Le Farto fromagerie in Thones

<Photo in Le Farto - French co-op fromagerie (cheesemaker) in Thones, France>
Continuing on from other great French terms and business names that don’t translate well in English, such as Milk et Bousse (manure) dairy farm, Shag Café and Lad’s (sic) Services of La Clusaz, pictured is Le Farto fromagerie in Thônes.

<Photo in Le Farto - French co-op fromagerie (cheesemaker) in Thones, France>Okay, now that you’ve stopped sniggering about a food producer being called ‘Le Farto‘…no, you haven’t stopped yet, have you. I’ll wait patiently: you’re not the first. Visiting friends have insisted I stop so they have proof that this place exists, yet I only got around to taking this photo at the end of summer this year.

Of all the cheese-making establishments in this area, Le Farto stands above the rest — and I’m no longer referring to its name. First of all, outside is a milk vending machine (just like to this one) where you can fill your own bottles with fresh milk (buy them from the machine if you don’t have any). This is as good as 24-hour shopping gets in Haute Savoie.

Le Farto also has a viewing area, where you can watch the cheese makers do their thing. Pictured is the process for making Raclette cheese up to the point of getting the cheese into moulds. The next day, the cheese is left in salty water for 12 hours, then placed in a cave to ripen for twelve weeks, turned three times per week for the first three weeks, then less after that.

None of these steps can be viewed from the viewing area, but I learnt all these facts while there. How? Beneath the viewing windows are a series of plaques with information about the cheese-making process (in French).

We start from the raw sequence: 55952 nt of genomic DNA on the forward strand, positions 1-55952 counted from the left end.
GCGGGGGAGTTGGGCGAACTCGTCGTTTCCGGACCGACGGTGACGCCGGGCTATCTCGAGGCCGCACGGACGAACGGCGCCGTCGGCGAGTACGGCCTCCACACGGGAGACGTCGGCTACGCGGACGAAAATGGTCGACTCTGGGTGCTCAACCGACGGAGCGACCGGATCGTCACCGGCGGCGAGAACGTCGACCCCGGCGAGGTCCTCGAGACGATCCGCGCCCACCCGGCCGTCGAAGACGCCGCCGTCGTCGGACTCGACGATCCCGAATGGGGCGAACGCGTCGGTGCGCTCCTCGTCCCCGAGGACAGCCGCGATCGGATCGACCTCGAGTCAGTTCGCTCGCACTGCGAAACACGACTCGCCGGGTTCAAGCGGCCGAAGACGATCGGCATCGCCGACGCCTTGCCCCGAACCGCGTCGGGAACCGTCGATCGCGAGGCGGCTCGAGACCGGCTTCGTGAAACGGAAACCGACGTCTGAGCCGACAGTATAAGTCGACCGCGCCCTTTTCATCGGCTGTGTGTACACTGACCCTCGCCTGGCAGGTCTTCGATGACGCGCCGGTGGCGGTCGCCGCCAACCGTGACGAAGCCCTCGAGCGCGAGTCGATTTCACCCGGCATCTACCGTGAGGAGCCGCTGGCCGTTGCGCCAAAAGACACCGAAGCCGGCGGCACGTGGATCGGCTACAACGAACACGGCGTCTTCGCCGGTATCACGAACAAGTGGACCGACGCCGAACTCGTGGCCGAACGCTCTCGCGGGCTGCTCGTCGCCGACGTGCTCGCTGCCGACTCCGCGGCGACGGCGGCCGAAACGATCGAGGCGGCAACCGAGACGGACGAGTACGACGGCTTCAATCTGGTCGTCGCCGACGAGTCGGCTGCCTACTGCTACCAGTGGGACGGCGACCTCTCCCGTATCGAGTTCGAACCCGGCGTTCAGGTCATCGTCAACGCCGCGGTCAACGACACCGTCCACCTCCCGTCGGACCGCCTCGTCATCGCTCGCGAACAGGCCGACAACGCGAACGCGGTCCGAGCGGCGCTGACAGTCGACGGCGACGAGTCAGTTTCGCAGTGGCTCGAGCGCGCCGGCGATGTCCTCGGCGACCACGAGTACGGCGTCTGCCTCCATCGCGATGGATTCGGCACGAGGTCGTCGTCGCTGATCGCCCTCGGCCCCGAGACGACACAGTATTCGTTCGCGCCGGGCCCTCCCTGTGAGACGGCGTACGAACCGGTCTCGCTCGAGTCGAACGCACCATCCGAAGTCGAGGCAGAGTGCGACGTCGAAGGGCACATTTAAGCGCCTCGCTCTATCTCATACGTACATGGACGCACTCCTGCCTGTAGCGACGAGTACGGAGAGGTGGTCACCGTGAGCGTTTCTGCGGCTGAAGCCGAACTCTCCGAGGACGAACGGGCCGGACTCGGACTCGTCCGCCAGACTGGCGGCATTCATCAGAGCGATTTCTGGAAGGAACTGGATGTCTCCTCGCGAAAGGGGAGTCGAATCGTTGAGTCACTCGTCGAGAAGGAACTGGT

The cheese making begins at 9am most days, and only takes around half an hour. If you go on a day when a busload of tourists arrive, you can also enjoy free cheese samples left on the tables for them (hey, I thought they were for everyone until the staff glared at me, guilting me into buying more cheese than I needed).

In case you’re wondering what the red paper stamp on the cheese means, it indicates that the cheese was made at a co-op, where the milk from different farms is mixed together. Cheese with a green label indicates it’s made on the farm, using just the milk from that particular farm’s cows. Green is supposed to be best, but I challenge anyone who doesn’t taste cheese for a living to really tell the difference.

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I'm a technical author, journalist and writer from Australia who has been living in Europe since 2000 and exploring the world from there. My passions are writing, snow sports and travel.

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4 comments on “Le Farto fromagerie in Thones
  1. Lesley says:

    So where does it get cut into the sliced squares and wrapped ? Or is that the naff way to buy?

  2. Tom Long says:

    And when does it become round like the nice ones served in restaurants?

  3. Ron Rundle says:

    And what does Le Farto roughly translate to in English?

  4. Wendy says:

    Lesley, at Le Farto (like most farms and co-ops), the cheese stays whole, or chopped in front of you and wrapped in waxy paper rather than plastic. Bigger factories that don’t have the green or red stamp tend to slice and package for supermarkets.

    Tom, during that last stage pictured, where the pressure is applied from above, the square cheese squashes down and fills in the holes, becoming round.

    Ron, I’m not sure the word itself means anything, but it probably has something to do with what this area is also popular for: skiing. When you wax skis, you ‘farter’ them (brilliant eh?) because wax is ‘le fart’ and waxing is ‘fartage’. I know a French ski tech who once mixed his English and French when he asked an English client: “Do you want me to fart your skis?”. The man looked appropriately shocked.

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